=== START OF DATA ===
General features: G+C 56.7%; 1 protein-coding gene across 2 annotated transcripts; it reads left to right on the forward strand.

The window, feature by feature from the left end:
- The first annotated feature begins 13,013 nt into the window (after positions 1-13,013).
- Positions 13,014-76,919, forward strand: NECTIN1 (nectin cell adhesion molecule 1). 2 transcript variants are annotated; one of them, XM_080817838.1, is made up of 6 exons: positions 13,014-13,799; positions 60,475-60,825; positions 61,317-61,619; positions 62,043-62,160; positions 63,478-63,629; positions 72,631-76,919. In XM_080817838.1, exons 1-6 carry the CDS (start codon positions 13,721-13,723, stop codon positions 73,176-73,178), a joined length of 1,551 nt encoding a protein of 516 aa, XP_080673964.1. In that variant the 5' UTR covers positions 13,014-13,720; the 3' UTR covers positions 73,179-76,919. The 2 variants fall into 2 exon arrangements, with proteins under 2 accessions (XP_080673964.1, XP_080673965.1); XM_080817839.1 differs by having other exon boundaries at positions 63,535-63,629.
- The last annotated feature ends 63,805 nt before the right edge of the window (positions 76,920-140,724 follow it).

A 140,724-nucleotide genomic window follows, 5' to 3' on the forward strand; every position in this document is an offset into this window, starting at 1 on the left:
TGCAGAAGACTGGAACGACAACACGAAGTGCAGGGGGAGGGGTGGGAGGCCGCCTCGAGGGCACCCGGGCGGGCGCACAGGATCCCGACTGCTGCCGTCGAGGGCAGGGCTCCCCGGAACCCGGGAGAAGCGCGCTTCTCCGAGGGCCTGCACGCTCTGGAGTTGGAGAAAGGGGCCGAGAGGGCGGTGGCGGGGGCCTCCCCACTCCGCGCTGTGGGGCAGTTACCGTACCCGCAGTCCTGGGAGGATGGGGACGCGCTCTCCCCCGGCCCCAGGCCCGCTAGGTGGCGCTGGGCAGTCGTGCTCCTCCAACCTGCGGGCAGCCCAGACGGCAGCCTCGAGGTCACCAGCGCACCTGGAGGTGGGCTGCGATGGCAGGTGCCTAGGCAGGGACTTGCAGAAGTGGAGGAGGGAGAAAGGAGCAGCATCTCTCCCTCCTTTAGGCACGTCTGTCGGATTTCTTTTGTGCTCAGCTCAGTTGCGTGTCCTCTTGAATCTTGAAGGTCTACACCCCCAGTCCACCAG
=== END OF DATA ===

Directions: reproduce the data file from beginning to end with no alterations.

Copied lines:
General features: G+C 56.7%; 1 protein-coding gene across 2 annotated transcripts; it reads left to right on the forward strand.

The window, feature by feature from the left end:
- The first annotated feature begins 13,013 nt into the window (after positions 1-13,013).
- Positions 13,014-76,919, forward strand: NECTIN1 (nectin cell adhesion molecule 1). 2 transcript variants are annotated; one of them, XM_080817838.1, is made up of 6 exons: positions 13,014-13,799; positions 60,475-60,825; positions 61,317-61,619; positions 62,043-62,160; positions 63,478-63,629; positions 72,631-76,919. In XM_080817838.1, exons 1-6 carry the CDS (start codon positions 13,721-13,723, stop codon positions 73,176-73,178), a joined length of 1,551 nt encoding a protein of 516 aa, XP_080673964.1. In that variant the 5' UTR covers positions 13,014-13,720; the 3' UTR covers positions 73,179-76,919. The 2 variants fall into 2 exon arrangements, with proteins under 2 accessions (XP_080673964.1, XP_080673965.1); XM_080817839.1 differs by having other exon boundaries at positions 63,535-63,629.
- The last annotated feature ends 63,805 nt before the right edge of the window (positions 76,920-140,724 follow it).

A 140,724-nucleotide genomic window follows, 5' to 3' on the forward strand; every position in this document is an offset into this window, starting at 1 on the left:
TGCAGAAGACTGGAACGACAACACGAAGTGCAGGGGGAGGGGTGGGAGGCCGCCTCGAGGGCACCCGGGCGGGCGCACAGGATCCCGACTGCTGCCGTCGAGGGCAGGGCTCCCCGGAACCCGGGAGAAGCGCGCTTCTCCGAGGGCCTGCACGCTCTGGAGTTGGAGAAAGGGGCCGAGAGGGCGGTGGCGGGGGCCTCCCCACTCCGCGCTGTGGGGCAGTTACCGTACCCGCAGTCCTGGGAGGATGGGGACGCGCTCTCCCCCGGCCCCAGGCCCGCTAGGTGGCGCTGGGCAGTCGTGCTCCTCCAACCTGCGGGCAGCCCAGACGGCAGCCTCGAGGTCACCAGCGCACCTGGAGGTGGGCTGCGATGGCAGGTGCCTAGGCAGGGACTTGCAGAAGTGGAGGAGGGAGAAAGGAGCAGCATCTCTCCCTCCTTTAGGCACGTCTGTCGGATTTCTTTTGTGCTCAGCTCAGTTGCGTGTCCTCTTGAATCTTGAAGGTCTACACCCCCAGTCCACCAG